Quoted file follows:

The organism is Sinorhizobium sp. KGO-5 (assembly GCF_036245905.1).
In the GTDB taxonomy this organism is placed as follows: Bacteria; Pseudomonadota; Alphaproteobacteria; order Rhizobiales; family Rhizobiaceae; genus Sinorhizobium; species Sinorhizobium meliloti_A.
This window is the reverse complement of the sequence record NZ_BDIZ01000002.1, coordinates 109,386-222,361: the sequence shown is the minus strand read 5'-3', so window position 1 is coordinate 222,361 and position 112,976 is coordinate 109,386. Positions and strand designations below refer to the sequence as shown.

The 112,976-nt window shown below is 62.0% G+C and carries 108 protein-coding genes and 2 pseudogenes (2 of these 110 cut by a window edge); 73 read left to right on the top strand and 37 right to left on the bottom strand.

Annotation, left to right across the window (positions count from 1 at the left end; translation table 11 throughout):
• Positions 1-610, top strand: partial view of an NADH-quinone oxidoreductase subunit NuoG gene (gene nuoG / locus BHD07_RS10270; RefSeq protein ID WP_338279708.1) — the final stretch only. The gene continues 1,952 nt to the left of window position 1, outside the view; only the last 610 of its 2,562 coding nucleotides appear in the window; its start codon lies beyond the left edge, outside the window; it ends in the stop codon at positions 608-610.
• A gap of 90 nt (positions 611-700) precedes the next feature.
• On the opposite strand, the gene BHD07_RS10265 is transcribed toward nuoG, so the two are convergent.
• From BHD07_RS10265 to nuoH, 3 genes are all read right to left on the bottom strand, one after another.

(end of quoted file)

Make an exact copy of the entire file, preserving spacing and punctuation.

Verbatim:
The organism is Sinorhizobium sp. KGO-5 (assembly GCF_036245905.1).
In the GTDB taxonomy this organism is placed as follows: Bacteria; Pseudomonadota; Alphaproteobacteria; order Rhizobiales; family Rhizobiaceae; genus Sinorhizobium; species Sinorhizobium meliloti_A.
This window is the reverse complement of the sequence record NZ_BDIZ01000002.1, coordinates 109,386-222,361: the sequence shown is the minus strand read 5'-3', so window position 1 is coordinate 222,361 and position 112,976 is coordinate 109,386. Positions and strand designations below refer to the sequence as shown.

The 112,976-nt window shown below is 62.0% G+C and carries 108 protein-coding genes and 2 pseudogenes (2 of these 110 cut by a window edge); 73 read left to right on the top strand and 37 right to left on the bottom strand.

Annotation, left to right across the window (positions count from 1 at the left end; translation table 11 throughout):
• Positions 1-610, top strand: partial view of an NADH-quinone oxidoreductase subunit NuoG gene (gene nuoG / locus BHD07_RS10270; RefSeq protein ID WP_338279708.1) — the final stretch only. The gene continues 1,952 nt to the left of window position 1, outside the view; only the last 610 of its 2,562 coding nucleotides appear in the window; its start codon lies beyond the left edge, outside the window; it ends in the stop codon at positions 608-610.
• A gap of 90 nt (positions 611-700) precedes the next feature.
• On the opposite strand, the gene BHD07_RS10265 is transcribed toward nuoG, so the two are convergent.
• From BHD07_RS10265 to nuoH, 3 genes are all read right to left on the bottom strand, one after another.